Reviews can take a long time to complete well. Too often, there is little incentive to academics with full schedules to complete reviews. Offers of 30-day free access to a journal are usually unhelpful because institutions provide access to staff and students anyway through license agreements. Moreover, the efforts that go into writing a review, do not usually present anything tangible that can be included on a CV, or put in a portfolio, or even on an office wall. This is especially frustrating for early career researchers, for whom the lengthy process of peer reviewing articles can go un-noticed. For instance, while one can state on their CV that they “have been a peer-reviewer  for Journal of…”, this does not reflect how many reviews they have completed. Essentially, the total amount of effort that has been employed is under-represented and does not help with career progression.  

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Colleges Use 'Digital Badges' to Replace Traditional Grading | EdWeek

Colleges Use 'Digital Badges' to Replace Traditional Grading | EdWeek | Badges for Lifelong Learning | Scoop.it

The badge system Halavais created relied on a peer-review process in which certain students who had achieved a certain level of badge could approve other students' badges, says Rossi. All badges were sent to Halavais for final review.

 

"I'm pretty much an independent worker, so [this system] caused me to reach out, which was a little uncomfortable at first, but it was great once you broke the ice," says Rossi. "Everybody really enjoyed the interaction of reviewing and being reviewed."

 

And because the class was online, the setup helped spur collaboration and interactivity with his peers, creating a sense of community in lieu of a face-to-face classroom.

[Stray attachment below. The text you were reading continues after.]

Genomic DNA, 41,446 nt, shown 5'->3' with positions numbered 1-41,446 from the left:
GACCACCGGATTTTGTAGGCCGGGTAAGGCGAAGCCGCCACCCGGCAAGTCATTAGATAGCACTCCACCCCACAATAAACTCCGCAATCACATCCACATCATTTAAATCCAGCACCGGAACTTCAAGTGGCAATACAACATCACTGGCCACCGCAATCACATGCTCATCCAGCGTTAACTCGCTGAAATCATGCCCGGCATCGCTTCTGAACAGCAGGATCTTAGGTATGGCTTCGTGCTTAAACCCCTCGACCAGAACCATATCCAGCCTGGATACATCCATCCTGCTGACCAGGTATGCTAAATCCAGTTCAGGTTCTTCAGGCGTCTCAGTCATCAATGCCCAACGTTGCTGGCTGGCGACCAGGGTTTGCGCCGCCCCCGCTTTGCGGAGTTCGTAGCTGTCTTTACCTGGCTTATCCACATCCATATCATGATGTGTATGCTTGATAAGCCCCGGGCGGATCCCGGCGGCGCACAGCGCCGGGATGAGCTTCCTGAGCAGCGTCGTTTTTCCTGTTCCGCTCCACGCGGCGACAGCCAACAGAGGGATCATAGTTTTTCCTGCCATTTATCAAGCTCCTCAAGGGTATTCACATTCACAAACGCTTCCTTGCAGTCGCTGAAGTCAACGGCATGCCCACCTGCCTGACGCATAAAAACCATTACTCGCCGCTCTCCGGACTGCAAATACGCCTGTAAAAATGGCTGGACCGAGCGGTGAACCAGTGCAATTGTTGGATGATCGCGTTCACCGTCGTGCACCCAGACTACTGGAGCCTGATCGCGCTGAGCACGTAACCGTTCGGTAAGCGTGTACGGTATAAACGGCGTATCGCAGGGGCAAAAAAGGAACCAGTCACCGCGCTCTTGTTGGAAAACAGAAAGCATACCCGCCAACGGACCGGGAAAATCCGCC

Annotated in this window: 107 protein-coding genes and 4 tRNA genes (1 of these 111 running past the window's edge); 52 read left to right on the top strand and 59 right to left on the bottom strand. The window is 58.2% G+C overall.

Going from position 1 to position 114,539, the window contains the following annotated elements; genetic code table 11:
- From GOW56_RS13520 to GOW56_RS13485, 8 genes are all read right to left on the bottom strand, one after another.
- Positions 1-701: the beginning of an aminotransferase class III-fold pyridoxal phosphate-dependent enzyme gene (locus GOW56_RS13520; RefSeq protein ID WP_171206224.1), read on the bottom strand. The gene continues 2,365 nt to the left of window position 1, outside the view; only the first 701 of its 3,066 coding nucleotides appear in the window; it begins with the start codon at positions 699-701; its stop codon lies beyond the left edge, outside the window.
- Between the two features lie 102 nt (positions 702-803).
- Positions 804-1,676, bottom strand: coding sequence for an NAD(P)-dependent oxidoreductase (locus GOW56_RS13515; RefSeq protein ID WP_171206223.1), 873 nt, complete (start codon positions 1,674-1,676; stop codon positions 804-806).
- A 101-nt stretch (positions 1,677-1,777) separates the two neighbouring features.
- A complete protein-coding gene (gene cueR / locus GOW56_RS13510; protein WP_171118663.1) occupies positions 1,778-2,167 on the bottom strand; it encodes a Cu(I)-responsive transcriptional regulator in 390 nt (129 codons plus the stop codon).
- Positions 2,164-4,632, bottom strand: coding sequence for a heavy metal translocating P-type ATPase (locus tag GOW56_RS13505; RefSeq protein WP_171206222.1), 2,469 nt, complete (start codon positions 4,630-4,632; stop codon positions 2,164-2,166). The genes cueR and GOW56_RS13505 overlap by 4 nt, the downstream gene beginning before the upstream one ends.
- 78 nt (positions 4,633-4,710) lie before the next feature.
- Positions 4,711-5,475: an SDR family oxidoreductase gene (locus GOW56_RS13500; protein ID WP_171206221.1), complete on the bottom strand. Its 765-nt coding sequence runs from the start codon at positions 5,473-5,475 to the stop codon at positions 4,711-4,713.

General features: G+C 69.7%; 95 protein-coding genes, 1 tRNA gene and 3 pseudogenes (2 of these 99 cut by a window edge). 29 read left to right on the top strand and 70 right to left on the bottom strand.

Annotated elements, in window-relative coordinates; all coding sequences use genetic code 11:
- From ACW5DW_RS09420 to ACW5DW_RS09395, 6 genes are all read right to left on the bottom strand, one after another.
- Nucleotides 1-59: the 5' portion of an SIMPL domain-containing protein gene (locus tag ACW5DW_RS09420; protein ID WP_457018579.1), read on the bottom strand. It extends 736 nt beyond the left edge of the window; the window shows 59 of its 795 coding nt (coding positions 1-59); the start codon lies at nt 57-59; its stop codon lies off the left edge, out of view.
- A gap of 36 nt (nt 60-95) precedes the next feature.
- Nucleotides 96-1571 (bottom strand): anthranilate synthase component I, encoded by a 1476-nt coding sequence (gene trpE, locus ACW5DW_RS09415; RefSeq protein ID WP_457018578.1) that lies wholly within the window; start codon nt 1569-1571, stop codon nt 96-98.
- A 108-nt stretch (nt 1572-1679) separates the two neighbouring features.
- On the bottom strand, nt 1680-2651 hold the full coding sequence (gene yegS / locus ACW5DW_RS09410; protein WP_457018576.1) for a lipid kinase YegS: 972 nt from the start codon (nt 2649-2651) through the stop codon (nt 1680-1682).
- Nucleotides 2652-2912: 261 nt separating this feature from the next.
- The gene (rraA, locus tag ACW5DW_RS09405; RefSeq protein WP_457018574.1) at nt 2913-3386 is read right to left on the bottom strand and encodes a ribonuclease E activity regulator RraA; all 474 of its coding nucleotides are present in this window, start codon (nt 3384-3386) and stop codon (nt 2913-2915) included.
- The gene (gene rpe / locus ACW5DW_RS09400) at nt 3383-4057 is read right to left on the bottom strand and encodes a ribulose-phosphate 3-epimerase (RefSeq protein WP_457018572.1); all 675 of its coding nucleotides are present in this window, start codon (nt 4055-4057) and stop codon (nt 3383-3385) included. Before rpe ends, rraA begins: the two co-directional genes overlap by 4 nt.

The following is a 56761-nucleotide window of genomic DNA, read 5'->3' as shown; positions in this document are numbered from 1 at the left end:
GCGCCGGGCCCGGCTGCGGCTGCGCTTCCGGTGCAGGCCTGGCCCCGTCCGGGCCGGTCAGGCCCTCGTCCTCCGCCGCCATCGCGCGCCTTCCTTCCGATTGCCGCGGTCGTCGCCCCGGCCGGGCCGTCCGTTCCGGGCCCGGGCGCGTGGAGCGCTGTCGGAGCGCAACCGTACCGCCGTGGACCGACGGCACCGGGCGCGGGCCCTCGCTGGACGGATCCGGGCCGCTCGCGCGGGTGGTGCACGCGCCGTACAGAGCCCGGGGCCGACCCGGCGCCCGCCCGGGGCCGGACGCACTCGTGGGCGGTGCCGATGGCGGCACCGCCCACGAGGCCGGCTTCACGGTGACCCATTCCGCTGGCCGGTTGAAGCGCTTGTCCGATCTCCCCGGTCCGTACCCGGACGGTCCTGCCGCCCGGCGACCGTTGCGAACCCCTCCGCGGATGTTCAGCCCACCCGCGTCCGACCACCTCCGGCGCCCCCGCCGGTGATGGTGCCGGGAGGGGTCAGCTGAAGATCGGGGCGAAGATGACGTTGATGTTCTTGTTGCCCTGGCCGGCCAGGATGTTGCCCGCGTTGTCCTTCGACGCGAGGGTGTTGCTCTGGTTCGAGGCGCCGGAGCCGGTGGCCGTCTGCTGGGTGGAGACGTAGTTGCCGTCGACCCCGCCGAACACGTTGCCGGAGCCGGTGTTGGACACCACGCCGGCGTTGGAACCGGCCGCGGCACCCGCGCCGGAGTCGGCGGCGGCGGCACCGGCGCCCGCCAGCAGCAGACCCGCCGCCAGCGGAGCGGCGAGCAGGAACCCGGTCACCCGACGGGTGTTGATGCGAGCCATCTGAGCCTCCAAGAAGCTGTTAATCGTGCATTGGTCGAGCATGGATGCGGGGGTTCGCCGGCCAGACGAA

In addition, there were a variety of ways to earn an A for the course, allowing students to choose their own personalized course through the class. "It just expands your possibilities," Rossi says.

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Open Badges and Assessment

Open Badges and Assessment | Badges for Lifelong Learning | Scoop.it

I really like the idea of the awarding of badges by peers. In an FE college in the North west of England they set up a staff development system to encourage their staff to use technology to enhance their teaching. This was set up as an 8 step process from ‘uploading the course documents’ to ‘ facilitating collaborative and interactive learning’. The nice thing about this was that once a tutor had gained their 8th level they automatically became an assessor and were able to verify work done by another colleague. This took away the need for the staff development team to spend a large amount of their time in verification and encouraged peer development and support. This might be a possible model for the awarding of badges within an organisation for staff or learner development.